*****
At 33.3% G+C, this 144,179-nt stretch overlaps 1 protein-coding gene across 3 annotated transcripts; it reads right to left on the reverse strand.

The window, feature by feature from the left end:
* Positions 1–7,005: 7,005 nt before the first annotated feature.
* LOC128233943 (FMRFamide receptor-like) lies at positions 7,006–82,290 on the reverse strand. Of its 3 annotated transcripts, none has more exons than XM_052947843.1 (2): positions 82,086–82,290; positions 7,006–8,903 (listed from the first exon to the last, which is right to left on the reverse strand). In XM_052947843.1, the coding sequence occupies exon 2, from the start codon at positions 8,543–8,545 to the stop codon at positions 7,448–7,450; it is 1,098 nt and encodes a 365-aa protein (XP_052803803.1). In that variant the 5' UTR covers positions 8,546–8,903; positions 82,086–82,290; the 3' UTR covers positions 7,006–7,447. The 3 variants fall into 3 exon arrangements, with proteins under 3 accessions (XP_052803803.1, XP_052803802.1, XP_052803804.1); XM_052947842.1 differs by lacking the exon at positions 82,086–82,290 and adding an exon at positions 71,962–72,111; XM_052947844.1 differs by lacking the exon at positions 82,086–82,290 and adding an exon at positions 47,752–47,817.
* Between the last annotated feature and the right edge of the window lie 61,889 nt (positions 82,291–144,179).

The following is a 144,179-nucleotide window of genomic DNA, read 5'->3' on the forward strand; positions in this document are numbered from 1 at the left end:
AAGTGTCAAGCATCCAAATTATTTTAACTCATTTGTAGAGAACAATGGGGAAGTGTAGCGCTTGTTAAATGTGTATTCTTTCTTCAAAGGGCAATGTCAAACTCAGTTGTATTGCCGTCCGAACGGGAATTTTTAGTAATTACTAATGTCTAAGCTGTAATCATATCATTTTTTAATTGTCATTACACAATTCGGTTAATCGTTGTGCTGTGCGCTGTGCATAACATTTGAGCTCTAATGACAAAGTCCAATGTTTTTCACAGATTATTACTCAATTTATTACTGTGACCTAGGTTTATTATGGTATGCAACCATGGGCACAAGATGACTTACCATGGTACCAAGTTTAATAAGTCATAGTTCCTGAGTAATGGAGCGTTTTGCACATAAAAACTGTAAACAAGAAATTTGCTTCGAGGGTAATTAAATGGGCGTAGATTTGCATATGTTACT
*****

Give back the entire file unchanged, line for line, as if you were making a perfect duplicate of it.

At 33.3% G+C, this 144,179-nt stretch overlaps 1 protein-coding gene across 3 annotated transcripts; it reads right to left on the reverse strand.

The window, feature by feature from the left end:
* Positions 1–7,005: 7,005 nt before the first annotated feature.
* LOC128233943 (FMRFamide receptor-like) lies at positions 7,006–82,290 on the reverse strand. Of its 3 annotated transcripts, none has more exons than XM_052947843.1 (2): positions 82,086–82,290; positions 7,006–8,903 (listed from the first exon to the last, which is right to left on the reverse strand). In XM_052947843.1, the coding sequence occupies exon 2, from the start codon at positions 8,543–8,545 to the stop codon at positions 7,448–7,450; it is 1,098 nt and encodes a 365-aa protein (XP_052803803.1). In that variant the 5' UTR covers positions 8,546–8,903; positions 82,086–82,290; the 3' UTR covers positions 7,006–7,447. The 3 variants fall into 3 exon arrangements, with proteins under 3 accessions (XP_052803803.1, XP_052803802.1, XP_052803804.1); XM_052947842.1 differs by lacking the exon at positions 82,086–82,290 and adding an exon at positions 71,962–72,111; XM_052947844.1 differs by lacking the exon at positions 82,086–82,290 and adding an exon at positions 47,752–47,817.
* Between the last annotated feature and the right edge of the window lie 61,889 nt (positions 82,291–144,179).

The following is a 144,179-nucleotide window of genomic DNA, read 5'->3' on the forward strand; positions in this document are numbered from 1 at the left end:
AAGTGTCAAGCATCCAAATTATTTTAACTCATTTGTAGAGAACAATGGGGAAGTGTAGCGCTTGTTAAATGTGTATTCTTTCTTCAAAGGGCAATGTCAAACTCAGTTGTATTGCCGTCCGAACGGGAATTTTTAGTAATTACTAATGTCTAAGCTGTAATCATATCATTTTTTAATTGTCATTACACAATTCGGTTAATCGTTGTGCTGTGCGCTGTGCATAACATTTGAGCTCTAATGACAAAGTCCAATGTTTTTCACAGATTATTACTCAATTTATTACTGTGACCTAGGTTTATTATGGTATGCAACCATGGGCACAAGATGACTTACCATGGTACCAAGTTTAATAAGTCATAGTTCCTGAGTAATGGAGCGTTTTGCACATAAAAACTGTAAACAAGAAATTTGCTTCGAGGGTAATTAAATGGGCGTAGATTTGCATATGTTACT